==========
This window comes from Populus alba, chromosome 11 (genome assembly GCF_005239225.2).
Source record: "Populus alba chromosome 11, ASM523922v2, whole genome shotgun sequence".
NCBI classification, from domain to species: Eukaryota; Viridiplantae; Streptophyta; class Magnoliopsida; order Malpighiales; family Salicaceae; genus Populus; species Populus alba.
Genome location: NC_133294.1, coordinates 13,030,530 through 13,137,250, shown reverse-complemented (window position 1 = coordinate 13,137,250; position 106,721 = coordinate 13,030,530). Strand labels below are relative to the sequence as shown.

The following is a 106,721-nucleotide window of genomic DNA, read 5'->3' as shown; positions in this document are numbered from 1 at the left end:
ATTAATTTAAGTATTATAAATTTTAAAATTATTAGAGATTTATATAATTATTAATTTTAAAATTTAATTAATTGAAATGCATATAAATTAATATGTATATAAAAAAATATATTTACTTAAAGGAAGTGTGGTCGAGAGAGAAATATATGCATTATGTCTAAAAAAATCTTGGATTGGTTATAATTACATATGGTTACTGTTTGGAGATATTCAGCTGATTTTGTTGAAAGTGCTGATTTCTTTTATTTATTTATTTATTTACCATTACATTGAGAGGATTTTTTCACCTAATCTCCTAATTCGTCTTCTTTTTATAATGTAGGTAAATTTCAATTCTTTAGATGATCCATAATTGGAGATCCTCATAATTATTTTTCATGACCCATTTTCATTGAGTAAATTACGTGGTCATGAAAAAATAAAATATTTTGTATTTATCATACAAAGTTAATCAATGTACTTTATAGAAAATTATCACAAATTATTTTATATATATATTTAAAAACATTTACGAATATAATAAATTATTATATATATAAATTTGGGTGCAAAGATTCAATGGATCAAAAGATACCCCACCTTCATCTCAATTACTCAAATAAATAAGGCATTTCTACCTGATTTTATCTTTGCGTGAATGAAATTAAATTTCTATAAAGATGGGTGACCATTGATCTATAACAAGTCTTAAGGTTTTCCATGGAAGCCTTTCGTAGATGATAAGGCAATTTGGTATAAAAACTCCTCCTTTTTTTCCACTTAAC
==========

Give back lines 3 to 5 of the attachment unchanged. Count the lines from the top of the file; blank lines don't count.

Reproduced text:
NCBI classification, from domain to species: Eukaryota; Viridiplantae; Streptophyta; class Magnoliopsida; order Malpighiales; family Salicaceae; genus Populus; species Populus alba.
Genome location: NC_133294.1, coordinates 13,030,530 through 13,137,250, shown reverse-complemented (window position 1 = coordinate 13,137,250; position 106,721 = coordinate 13,030,530). Strand labels below are relative to the sequence as shown.

The following is a 106,721-nucleotide window of genomic DNA, read 5'->3' as shown; positions in this document are numbered from 1 at the left end: